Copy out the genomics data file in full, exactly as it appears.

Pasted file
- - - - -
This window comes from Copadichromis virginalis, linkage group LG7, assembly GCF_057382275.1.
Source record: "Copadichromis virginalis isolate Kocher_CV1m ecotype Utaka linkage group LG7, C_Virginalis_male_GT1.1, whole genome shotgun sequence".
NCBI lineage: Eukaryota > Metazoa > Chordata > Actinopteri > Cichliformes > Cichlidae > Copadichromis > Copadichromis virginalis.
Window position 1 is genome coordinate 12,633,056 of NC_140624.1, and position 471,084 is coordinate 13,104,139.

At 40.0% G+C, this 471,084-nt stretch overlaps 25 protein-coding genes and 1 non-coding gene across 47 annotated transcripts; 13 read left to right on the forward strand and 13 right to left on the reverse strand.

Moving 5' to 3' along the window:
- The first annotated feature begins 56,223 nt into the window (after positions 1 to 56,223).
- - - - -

This window comes from Copadichromis virginalis, linkage group LG7, assembly GCF_057382275.1.
Source record: "Copadichromis virginalis isolate Kocher_CV1m ecotype Utaka linkage group LG7, C_Virginalis_male_GT1.1, whole genome shotgun sequence".
NCBI lineage: Eukaryota > Metazoa > Chordata > Actinopteri > Cichliformes > Cichlidae > Copadichromis > Copadichromis virginalis.
Window position 1 is genome coordinate 12,633,056 of NC_140624.1, and position 471,084 is coordinate 13,104,139.

At 40.0% G+C, this 471,084-nt stretch overlaps 25 protein-coding genes and 1 non-coding gene across 47 annotated transcripts; 13 read left to right on the forward strand and 13 right to left on the reverse strand.

Moving 5' to 3' along the window:
- The first annotated feature begins 56,223 nt into the window (after positions 1 to 56,223).